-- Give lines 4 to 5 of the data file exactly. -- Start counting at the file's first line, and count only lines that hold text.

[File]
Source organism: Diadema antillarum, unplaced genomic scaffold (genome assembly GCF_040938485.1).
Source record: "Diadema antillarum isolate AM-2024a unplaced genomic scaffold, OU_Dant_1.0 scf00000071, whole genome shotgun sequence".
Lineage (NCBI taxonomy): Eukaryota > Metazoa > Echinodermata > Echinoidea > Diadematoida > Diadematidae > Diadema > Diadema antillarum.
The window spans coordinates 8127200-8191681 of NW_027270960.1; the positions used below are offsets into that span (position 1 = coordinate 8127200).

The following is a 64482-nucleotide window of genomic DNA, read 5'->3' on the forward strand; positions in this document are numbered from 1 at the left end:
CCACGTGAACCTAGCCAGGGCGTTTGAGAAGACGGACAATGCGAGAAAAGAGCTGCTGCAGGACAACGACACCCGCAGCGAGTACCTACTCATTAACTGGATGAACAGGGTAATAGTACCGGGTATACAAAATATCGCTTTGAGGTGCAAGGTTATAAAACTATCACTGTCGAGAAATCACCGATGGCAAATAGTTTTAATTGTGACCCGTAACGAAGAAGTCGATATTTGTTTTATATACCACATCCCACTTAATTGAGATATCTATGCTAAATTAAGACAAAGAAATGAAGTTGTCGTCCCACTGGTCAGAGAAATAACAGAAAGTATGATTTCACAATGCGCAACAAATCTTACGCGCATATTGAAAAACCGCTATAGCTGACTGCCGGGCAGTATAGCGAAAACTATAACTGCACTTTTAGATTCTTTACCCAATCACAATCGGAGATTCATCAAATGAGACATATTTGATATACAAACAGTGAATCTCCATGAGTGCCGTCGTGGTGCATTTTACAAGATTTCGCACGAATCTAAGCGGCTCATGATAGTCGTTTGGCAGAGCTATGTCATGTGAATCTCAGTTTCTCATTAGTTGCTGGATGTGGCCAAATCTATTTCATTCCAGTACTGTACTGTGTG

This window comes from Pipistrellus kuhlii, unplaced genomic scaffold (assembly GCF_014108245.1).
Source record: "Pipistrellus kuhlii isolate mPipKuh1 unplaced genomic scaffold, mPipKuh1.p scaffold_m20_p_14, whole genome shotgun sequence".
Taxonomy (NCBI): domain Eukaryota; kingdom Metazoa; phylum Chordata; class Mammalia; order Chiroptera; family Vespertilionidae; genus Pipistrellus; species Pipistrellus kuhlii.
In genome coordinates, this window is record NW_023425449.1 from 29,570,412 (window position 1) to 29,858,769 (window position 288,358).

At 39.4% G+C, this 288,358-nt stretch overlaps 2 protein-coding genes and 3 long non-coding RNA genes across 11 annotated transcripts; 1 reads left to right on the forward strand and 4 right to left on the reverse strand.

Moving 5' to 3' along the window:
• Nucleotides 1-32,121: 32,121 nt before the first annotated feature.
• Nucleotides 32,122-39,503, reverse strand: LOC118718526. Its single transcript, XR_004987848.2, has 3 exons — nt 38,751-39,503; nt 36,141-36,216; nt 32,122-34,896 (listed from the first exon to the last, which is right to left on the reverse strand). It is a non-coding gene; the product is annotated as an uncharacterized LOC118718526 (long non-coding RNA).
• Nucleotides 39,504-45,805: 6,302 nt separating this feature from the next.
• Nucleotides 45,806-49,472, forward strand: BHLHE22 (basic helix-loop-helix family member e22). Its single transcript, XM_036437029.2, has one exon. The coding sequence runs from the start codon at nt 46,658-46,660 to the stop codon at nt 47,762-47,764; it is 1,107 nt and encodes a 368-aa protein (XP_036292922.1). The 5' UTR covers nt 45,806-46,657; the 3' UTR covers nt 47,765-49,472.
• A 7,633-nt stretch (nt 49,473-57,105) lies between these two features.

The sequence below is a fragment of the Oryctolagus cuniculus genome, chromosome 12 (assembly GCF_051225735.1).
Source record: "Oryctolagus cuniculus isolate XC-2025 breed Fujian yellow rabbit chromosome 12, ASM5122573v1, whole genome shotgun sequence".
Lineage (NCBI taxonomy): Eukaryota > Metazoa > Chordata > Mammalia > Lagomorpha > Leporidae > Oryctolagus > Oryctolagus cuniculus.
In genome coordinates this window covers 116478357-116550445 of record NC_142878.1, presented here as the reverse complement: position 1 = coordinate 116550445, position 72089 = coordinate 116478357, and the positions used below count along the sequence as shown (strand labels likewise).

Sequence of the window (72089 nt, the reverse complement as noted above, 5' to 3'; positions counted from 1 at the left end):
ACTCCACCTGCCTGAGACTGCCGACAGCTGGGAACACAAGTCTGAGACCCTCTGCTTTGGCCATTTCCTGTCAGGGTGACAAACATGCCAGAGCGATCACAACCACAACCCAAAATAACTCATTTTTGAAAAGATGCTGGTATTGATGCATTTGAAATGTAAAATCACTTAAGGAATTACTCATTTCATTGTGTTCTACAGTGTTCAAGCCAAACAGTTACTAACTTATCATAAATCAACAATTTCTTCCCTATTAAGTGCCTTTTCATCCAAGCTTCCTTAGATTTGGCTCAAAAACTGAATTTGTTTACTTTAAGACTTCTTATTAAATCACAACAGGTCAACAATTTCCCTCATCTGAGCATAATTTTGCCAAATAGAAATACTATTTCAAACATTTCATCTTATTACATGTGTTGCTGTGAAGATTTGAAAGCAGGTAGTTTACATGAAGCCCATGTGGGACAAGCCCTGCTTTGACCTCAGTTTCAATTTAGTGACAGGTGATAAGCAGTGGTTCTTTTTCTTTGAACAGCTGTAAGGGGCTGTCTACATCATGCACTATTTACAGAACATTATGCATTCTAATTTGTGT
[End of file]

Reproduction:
The window spans coordinates 8127200-8191681 of NW_027270960.1; the positions used below are offsets into that span (position 1 = coordinate 8127200).

The following is a 64482-nucleotide window of genomic DNA, read 5'->3' on the forward strand; positions in this document are numbered from 1 at the left end: